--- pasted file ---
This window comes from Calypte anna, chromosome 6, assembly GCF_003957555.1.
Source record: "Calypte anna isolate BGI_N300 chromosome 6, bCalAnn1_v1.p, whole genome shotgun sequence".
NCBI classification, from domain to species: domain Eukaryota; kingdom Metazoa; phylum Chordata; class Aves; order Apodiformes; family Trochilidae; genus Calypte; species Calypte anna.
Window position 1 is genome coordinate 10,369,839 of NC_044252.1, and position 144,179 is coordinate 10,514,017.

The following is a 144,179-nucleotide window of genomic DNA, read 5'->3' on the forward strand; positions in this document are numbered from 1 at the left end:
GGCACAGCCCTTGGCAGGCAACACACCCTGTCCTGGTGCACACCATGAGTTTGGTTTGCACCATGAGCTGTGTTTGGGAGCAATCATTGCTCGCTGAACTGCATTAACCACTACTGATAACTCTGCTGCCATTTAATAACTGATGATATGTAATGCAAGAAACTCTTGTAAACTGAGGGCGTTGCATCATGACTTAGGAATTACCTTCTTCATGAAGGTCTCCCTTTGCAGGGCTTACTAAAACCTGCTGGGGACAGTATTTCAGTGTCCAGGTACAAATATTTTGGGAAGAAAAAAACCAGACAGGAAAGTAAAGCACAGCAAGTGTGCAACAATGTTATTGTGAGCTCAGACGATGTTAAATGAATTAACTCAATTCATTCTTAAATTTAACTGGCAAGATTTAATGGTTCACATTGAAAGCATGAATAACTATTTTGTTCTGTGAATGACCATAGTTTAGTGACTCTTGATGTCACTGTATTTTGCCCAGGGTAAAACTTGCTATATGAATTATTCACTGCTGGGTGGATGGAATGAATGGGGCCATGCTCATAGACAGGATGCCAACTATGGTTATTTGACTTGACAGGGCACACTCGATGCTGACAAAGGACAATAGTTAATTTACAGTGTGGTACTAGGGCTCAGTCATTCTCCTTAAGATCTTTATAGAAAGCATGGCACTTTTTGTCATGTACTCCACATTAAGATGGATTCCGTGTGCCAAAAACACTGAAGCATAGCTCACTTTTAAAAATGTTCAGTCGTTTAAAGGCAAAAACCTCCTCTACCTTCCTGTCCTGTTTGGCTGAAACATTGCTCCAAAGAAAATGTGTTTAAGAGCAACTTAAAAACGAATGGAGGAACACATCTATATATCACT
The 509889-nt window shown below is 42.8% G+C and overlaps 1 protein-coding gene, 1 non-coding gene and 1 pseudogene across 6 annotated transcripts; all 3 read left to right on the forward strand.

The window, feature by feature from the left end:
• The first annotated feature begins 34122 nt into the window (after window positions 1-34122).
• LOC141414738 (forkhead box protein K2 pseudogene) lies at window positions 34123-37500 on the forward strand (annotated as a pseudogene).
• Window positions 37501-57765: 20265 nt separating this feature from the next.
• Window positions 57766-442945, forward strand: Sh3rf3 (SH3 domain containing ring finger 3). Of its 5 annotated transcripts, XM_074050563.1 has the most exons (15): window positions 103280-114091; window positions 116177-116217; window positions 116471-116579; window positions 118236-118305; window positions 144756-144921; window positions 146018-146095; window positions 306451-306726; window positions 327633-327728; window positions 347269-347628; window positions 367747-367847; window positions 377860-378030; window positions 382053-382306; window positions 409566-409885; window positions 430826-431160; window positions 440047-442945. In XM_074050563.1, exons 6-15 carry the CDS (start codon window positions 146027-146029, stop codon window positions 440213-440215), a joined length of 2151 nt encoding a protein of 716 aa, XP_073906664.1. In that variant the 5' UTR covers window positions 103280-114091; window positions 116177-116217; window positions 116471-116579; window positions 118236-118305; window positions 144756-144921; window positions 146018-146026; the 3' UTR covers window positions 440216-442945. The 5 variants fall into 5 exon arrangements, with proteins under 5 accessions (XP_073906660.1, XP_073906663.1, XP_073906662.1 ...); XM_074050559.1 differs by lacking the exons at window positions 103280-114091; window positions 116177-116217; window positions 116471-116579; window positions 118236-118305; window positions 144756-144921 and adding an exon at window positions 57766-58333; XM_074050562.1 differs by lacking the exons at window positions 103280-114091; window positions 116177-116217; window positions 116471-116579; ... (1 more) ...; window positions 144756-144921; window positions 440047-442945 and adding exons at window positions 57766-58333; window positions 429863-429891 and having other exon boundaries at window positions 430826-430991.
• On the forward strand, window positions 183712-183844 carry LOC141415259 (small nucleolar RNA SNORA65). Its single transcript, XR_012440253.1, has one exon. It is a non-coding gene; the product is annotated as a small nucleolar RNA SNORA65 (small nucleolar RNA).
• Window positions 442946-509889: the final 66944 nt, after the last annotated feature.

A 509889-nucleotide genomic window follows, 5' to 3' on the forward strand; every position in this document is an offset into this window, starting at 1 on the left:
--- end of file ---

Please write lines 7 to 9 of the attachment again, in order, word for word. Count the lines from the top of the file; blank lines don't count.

The 509889-nt window shown below is 42.8% G+C and overlaps 1 protein-coding gene, 1 non-coding gene and 1 pseudogene across 6 annotated transcripts; all 3 read left to right on the forward strand.

The window, feature by feature from the left end:
• The first annotated feature begins 34122 nt into the window (after window positions 1-34122).